I feel a great affinity with those protesting on Wall Street and other business centers right now. When I asked myself why, I remembered a key turning point in my own career: my response eight years ago to the then-shocking dehumanizing corporate behavior that’s become the norm in recent years.
I started my business career delivering interoffice mail—yes, rolling around a cart on behalf of the mail room—in 1986. By 2001, I was the COO of a division of a Fortune 500 company. In 2003 I decided to leave, and when I did, felt a tremendous sense of relief.
Ironically, my decision to leave was made on the spot when my boss asked me a single question.
She said to me, “I noticed that your support service levels are really high—your customer satisfaction is above the 90th percentile.”
I said proudly, “Yes, clients love our people.”
She said, “Well that’s too high. How can you reduce your staff so your service levels are in the 60’s, slightly above your nearest competitor?”
Stunned, I think I actually had to ask her to repeat the question.
It became crystal clear: my boss, the president of our division, someone who is now a very senior person at one of the three biggest banks in the world, didn’t give a damn about our people. No, to her, profit wasn’t just important, but it came before people, who, to her, were no more than service levels and widgets on spreadsheets. Sociopathic behavior at its finest.
That was intolerable to me.
Without thinking it through, I impulsively declared, “I can save you some more money,” and she asked me how, and I said, “let me go.”
Unfortunately, I had to stay long enough to do the deed but ultimately got away with laying off less people than she had asked since she was going to save my salary too. After the layoffs I cried. She saw me cry, and I think it actually disgusted her. (Mind you, this was the same woman, who when I was on my way out the door weeks later suggested that I open check cashing stores in impoverished neighborhoods because “those people will always pay a premium to borrow money.”)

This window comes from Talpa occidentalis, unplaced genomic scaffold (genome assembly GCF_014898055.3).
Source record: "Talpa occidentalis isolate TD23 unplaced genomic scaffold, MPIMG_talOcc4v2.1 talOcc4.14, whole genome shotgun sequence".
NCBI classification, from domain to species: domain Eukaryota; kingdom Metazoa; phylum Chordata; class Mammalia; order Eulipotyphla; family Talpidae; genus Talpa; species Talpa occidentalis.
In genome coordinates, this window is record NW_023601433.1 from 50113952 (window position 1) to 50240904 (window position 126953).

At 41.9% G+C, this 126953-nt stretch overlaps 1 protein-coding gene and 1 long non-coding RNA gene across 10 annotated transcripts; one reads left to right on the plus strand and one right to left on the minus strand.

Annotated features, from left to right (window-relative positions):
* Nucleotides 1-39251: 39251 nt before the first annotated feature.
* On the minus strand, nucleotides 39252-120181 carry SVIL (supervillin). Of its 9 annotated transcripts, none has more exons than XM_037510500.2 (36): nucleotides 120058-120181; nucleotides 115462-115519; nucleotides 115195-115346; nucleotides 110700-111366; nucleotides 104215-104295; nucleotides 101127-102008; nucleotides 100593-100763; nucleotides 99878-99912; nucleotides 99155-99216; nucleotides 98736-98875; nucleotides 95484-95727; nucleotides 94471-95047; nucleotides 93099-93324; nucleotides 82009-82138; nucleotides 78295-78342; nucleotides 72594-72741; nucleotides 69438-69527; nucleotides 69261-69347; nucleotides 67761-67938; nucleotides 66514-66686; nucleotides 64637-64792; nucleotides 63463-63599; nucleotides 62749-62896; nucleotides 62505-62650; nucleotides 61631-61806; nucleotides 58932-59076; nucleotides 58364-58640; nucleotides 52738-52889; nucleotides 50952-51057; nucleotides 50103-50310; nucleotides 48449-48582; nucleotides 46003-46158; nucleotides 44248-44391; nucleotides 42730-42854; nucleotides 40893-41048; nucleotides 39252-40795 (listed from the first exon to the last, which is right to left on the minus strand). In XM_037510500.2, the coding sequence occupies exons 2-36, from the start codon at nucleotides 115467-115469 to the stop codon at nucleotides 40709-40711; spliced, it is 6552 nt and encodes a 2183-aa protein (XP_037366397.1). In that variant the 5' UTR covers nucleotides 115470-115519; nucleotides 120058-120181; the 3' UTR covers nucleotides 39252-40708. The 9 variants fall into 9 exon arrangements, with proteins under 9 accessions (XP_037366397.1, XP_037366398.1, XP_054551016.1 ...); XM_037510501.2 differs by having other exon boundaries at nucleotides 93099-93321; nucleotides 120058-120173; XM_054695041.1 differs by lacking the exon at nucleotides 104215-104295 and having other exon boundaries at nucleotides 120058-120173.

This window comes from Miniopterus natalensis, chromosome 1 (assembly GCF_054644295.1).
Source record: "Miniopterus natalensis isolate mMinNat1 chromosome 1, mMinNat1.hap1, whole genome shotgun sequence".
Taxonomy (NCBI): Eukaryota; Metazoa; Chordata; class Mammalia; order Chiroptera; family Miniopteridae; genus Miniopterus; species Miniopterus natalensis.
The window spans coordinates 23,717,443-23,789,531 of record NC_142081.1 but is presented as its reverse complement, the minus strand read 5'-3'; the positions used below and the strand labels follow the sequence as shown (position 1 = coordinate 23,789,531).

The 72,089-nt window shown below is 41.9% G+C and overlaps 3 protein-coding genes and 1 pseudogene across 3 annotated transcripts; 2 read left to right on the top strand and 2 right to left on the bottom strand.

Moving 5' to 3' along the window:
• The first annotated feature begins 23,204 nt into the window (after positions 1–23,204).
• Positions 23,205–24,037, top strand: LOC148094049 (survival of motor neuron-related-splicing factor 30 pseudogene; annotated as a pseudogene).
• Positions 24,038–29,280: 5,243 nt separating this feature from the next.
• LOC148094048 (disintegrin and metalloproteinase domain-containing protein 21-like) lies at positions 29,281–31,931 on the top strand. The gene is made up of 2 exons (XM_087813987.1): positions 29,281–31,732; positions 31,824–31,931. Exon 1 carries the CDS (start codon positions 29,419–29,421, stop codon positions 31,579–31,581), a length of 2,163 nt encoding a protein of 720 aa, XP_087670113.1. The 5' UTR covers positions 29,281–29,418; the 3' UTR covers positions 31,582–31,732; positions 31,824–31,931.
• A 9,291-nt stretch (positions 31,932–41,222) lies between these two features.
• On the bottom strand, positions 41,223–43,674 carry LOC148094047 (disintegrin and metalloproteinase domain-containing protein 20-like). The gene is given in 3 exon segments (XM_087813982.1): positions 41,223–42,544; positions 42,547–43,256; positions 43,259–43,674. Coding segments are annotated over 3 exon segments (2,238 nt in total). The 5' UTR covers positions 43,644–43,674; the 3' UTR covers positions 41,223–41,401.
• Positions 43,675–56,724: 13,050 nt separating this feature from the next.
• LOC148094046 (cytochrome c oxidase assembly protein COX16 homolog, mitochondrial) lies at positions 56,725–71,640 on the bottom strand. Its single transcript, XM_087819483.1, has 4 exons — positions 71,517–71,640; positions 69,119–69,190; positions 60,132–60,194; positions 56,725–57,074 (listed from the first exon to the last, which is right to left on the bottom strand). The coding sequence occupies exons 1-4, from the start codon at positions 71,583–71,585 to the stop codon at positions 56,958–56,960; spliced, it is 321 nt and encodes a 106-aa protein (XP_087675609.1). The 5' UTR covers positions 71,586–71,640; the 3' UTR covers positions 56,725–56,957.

So I left. I can’t tell you how many people told me I was "so brave" (which meant crazy.) My father reminded me that I was then 40 years old and that I could be throwing away my peak earning years, etc.,etc.
Yet to me it was not optional. The company had caught the disease of spreadsheet-itis. The invasion of the soul-snatchers was under way—and in a company that had previously been the object of my great admiration and affection.
I went on to learn about Leadership and executive coaching at Georgetown, and now consider myself to be “in recovery” as a leader, helping others to do the same—hence the name of my blog.
It’s the quiet rampant corporate soul-snatching that the protesters have awakened to. They were asleep through the invasion, and now that the body count is measured in the millions, and the greed and dehumanization of "innovation" and a "knowledge economy" are in full tilt, they are stirred and stirring, just as I did on that day not so long ago.
Smell the coffee? Good morning.
The Recovering Leader